This morning my writer’s critique group met for breakfast at our usual Wednesday place, The Egg and I. The first thing the waitress mentioned to us was their new offering, a Kale Cooler with Cucumber. Kale is popular these days because it contains very high levels of vitamin C, vitamin K and beta carotene.
We don’t have a kale recipe for you, but we are featuring Swiss chard which is also a super food, high in Vitamin C (good for your immune system), vitamin K (good for your heart and cardiovascular system) and carotenoids (good for anyone with a family
of certain eye diseases, such as macular degeneration).
We are cooking our Swiss chard with portobello mushrooms and pine nuts. The result is a delicious, nutritious side dish for any broiled meat.
Swiss Chard with Baby Portobello Mushrooms and Pine Nuts
This is a dish of Italian flavors. If you like Italian food, you will love it. But it is definitely Italian, not Swiss. No one seems to know where it picked up the “Swiss” part in its name.
Swiss chard is a leafy green quite similar to spinach but possibly sweeter. It is not bitter like kale and its cousins. You may see more than one variety of Swiss chard in the grocery store. All of them have dark green leaves, but the stems and veins are of different colors. Some are red, some are white and some are yellow. The red stems remind me of rhubarb, in appearance only. It does not taste anything like rhubarb. I have only eaten the red and white stems, but both tasted the same. The chard with yellow stems, I have not seen but have only read about it in reference books.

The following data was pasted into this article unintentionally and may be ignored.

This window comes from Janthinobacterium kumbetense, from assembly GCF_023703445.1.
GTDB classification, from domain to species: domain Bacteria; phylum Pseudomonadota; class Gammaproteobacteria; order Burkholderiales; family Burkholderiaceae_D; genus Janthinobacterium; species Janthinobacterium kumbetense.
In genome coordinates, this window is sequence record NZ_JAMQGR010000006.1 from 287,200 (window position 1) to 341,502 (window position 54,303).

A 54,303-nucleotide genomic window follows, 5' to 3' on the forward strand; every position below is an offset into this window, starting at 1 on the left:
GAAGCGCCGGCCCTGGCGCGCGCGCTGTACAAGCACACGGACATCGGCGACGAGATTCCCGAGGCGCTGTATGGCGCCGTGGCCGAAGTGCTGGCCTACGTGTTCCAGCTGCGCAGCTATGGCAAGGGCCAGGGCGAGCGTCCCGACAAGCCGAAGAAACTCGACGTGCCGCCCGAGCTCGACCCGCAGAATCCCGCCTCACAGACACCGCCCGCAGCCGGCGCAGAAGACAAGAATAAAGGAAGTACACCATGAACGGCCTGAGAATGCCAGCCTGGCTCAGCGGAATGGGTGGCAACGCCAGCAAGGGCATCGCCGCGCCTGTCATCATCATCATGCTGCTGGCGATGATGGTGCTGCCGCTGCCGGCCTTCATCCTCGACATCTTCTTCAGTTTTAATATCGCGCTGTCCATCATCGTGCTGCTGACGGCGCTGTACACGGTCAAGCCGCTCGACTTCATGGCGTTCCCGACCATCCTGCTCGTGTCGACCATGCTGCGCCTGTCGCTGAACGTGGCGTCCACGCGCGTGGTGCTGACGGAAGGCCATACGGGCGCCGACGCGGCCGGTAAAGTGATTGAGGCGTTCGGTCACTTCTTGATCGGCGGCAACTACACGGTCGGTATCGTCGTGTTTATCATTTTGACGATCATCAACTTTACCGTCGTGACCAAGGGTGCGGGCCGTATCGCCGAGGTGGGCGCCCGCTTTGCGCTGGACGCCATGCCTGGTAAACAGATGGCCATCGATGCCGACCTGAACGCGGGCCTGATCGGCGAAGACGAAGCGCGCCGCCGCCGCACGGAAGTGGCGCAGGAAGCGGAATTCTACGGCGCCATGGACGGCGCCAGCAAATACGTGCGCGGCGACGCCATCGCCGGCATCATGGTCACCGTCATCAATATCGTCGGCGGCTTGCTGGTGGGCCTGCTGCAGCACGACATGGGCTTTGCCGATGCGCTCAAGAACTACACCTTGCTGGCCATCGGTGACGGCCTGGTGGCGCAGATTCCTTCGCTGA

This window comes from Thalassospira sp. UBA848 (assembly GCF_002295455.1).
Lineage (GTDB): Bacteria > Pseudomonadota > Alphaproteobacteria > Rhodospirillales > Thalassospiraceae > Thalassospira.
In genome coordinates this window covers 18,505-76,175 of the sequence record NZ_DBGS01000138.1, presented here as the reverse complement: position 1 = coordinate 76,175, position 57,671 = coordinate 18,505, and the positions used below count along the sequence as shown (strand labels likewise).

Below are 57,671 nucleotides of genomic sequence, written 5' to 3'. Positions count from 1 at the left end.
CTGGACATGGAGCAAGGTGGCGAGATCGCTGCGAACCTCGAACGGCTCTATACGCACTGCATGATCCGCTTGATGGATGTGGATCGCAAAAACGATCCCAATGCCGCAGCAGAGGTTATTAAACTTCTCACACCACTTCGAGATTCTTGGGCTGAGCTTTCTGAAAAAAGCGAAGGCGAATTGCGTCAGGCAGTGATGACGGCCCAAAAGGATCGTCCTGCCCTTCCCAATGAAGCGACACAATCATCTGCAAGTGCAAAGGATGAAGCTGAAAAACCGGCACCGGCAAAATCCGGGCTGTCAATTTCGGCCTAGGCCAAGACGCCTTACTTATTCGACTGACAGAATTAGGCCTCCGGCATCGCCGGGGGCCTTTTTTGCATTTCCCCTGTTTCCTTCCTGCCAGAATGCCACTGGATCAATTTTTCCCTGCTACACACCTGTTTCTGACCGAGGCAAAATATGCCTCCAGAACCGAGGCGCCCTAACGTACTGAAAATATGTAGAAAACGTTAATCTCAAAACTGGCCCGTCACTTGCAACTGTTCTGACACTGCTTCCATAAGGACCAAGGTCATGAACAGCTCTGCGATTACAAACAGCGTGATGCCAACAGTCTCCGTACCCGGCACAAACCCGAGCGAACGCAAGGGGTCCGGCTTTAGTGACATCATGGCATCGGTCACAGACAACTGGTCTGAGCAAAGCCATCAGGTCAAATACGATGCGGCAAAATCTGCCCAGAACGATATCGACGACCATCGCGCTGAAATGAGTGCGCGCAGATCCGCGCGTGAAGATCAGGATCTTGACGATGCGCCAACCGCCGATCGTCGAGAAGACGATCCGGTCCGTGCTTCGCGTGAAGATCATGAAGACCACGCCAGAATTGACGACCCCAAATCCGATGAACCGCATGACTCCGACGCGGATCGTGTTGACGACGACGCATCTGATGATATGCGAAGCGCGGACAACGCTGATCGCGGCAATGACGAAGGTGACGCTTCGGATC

You Will Need:
2 bunches of Swiss Chard 1 teaspoon. Red Pepper Flakes
4 or 5 cloves of Garlic 1 Tablespoon Lemon Juice
8 or 10 Baby Portobello Mushrooms Salt
3 Tablespoons of Olive Oil 2 Tablespoons. of Pine Nuts
- Slice the mushrooms. You can use most any kind of mushrooms in this recipe. I chose the little brown portobellos (sometimes labeled as”cremini”) because they are Italian. If you can’t find the small ones use one or more of the large ones and dice them.
- Squeeze the lemon juice.
- Strip the leaves of the chard from the stems. Save both separately.
- Tear or chop the leaves into smaller pieces.
- Chop the stems into small squares the size of the stem’s width. Keep the stems and leaves separate from each other. The stems, being tougher than the leaves, will have to be cooked longer than the leaves.
- Wash the stems and leaves separately and drain.
- Roast the pine nuts on a shallow pan in a 350 degree oven for 8 to 10 minutes.
- Choose the largest skillet or sauté pan that you have. The greens will fill the pan but will condense when heated.
- Heat the olive oil in the skillet on medium heat until fragrant.
- Add the stem pieces (no leaves), and sauté for one minute stirring once or twice.
- Add the garlic and red pepper flakes. Saute for another minute.
- Add the mushrooms to the mix. Saute for another minute. If all of the olive oil is absorbed by the mushrooms, add a little more. It’s good for you.
- Add the leaves. If they are more than the pan will hold, fill the pan and set the excess aside. With a spatula press the leaved down until they begin to wilt. Stir them a bit to get the top layer to the bottom until they have all wilted. Now add all of the leaves that would not fit into the pan earlier.
- Once all the leaves are wilted, add the lemon juice and salt.
- Sauté everything together for another minute, and then they are done. There should be some liquid in the pan. If it has all evaporated, stir in a couple of tablespoons of water.
- Taste and adjust the seasoning. Does it need more salt? Red pepper flakes? Lemon Juice? If it needs more garlic, it is not possible to add more fresh garlic at this point, but you can add garlic powder.